Christmas Eve, or Nochebuena, marks that last night of Posada. Families gather together to attend midnight mass before enjoying dinner together. Christmas Day is generally quieter. In times past, Most Mexican people did not exchange on the 25th. However, western traditions including Santa Clause have crept their way into Mexican Christmas traditions. So, this is changing somewhat.
Christmas Season Foods
We all know that food plays a large part in the holiday celebration. There are many types of food that are associated with Mexican Christmas traditions. Some of our favorites include ensalada de Nochebuena and ponche Navideno. The first food is a delicious Christmas Eve salad that is served up with midnight dinner. It’s one of the healthiest options on the menu. Typically, this salad is stacked with beets. But if you’re not a fan of that vegetable, you’re more than welcome to swap it out for sweet pomegranates, pear, and other juicy fruits. Add a light and creamy dressing and you’ve got yourself a delicious dish to serve.
Ponche Navideno is Christmas punch. No Mexican holiday party is complete without it! This warm, spiced drink, is made by mixing Mexican fruits with cane sugar and spices. You’ll find it served up on Christmas Eve and during the nine-day posadas leading up to Christmas Day. If you spend any time with the locals, you’ll find that a pot of it is always hot and ready for guests.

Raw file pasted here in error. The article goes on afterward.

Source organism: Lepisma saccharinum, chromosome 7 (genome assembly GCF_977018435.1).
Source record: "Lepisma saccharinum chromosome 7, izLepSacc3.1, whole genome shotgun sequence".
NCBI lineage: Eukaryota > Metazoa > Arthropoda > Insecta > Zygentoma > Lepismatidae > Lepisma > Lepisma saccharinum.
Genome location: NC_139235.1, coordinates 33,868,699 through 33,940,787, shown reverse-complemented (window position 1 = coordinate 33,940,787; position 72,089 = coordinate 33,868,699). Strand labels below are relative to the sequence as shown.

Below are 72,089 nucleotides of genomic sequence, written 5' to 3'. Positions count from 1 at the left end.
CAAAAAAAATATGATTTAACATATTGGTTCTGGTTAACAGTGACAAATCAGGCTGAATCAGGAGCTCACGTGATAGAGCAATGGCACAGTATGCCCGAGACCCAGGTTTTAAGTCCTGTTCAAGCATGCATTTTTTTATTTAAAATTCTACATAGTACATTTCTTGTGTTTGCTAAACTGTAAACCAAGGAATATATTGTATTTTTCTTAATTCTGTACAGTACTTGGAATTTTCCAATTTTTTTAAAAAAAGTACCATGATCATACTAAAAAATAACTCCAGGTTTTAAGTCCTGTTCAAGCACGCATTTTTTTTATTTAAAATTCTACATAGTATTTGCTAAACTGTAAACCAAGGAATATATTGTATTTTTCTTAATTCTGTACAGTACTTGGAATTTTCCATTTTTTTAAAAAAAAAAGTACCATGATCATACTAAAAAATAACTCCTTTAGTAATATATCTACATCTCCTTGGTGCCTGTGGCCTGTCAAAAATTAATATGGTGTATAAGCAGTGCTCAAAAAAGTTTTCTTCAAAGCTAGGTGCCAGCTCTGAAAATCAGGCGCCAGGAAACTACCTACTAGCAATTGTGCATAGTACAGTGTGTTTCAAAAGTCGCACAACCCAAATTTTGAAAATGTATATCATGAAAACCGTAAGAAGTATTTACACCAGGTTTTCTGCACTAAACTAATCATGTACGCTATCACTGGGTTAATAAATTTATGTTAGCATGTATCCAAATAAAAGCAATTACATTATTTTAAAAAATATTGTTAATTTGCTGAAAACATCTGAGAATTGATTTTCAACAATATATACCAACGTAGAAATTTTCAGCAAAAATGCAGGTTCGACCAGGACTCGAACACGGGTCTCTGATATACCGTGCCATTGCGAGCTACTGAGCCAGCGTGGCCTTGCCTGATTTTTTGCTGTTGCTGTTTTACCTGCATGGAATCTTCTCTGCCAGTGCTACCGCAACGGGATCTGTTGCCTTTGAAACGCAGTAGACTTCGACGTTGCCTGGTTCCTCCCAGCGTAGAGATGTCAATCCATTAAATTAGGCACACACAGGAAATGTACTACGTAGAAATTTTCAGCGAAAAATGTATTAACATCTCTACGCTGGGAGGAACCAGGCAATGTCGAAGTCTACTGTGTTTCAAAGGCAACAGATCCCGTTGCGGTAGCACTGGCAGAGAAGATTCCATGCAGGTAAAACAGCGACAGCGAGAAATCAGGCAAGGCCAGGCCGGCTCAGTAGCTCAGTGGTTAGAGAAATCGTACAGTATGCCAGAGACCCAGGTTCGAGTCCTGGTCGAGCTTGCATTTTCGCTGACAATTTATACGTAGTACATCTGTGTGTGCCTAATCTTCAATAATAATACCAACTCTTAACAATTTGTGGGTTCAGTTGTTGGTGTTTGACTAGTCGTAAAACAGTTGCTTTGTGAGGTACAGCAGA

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What is Ano Nuevo, you say? When Christmas is gone, the Mexican people prepare for the next part of the celebration, New Year’s Eve. According to tradition, the evening kicks off with a family dinner and everyone would wait around for the countdown. Since times are changing, it has become more common for families to excuse themselves after dinner and head out to find a party. If you can afford it, there are plenty of restaurants, bars, and hotels that host fun ways to ring in the new year.
Another new albeit popular trend for young people is to travel with a group of friends to beach tourist destinations to celebrate. But don't get it wrong. Family is of utmost importance to the Mexican people. As locals gather together for the holidays, it's clear to see that. Celebrations and all the festivities are about bringing people together.
Want to know the popular food and drink options for NYE? A traditional Mexican New Year’s Eve dish almost always incorporates delicious, salted codfish (Bacalao). If you want to pick some up and enjoy a real traditional dinner, you can find it at the local markets as the Christmas season approaches. We highly recommend it. This dish originated in Europe, often made in stew form with tomatoes, capers, olives, and tomatoes. At midnight, you absolutely have to try out pan dulce and grapes. One coin is put into the pan dulce bread to signify luck. The person who receives the coin during the cutting ceremony is believed to receive the luck going into the new year.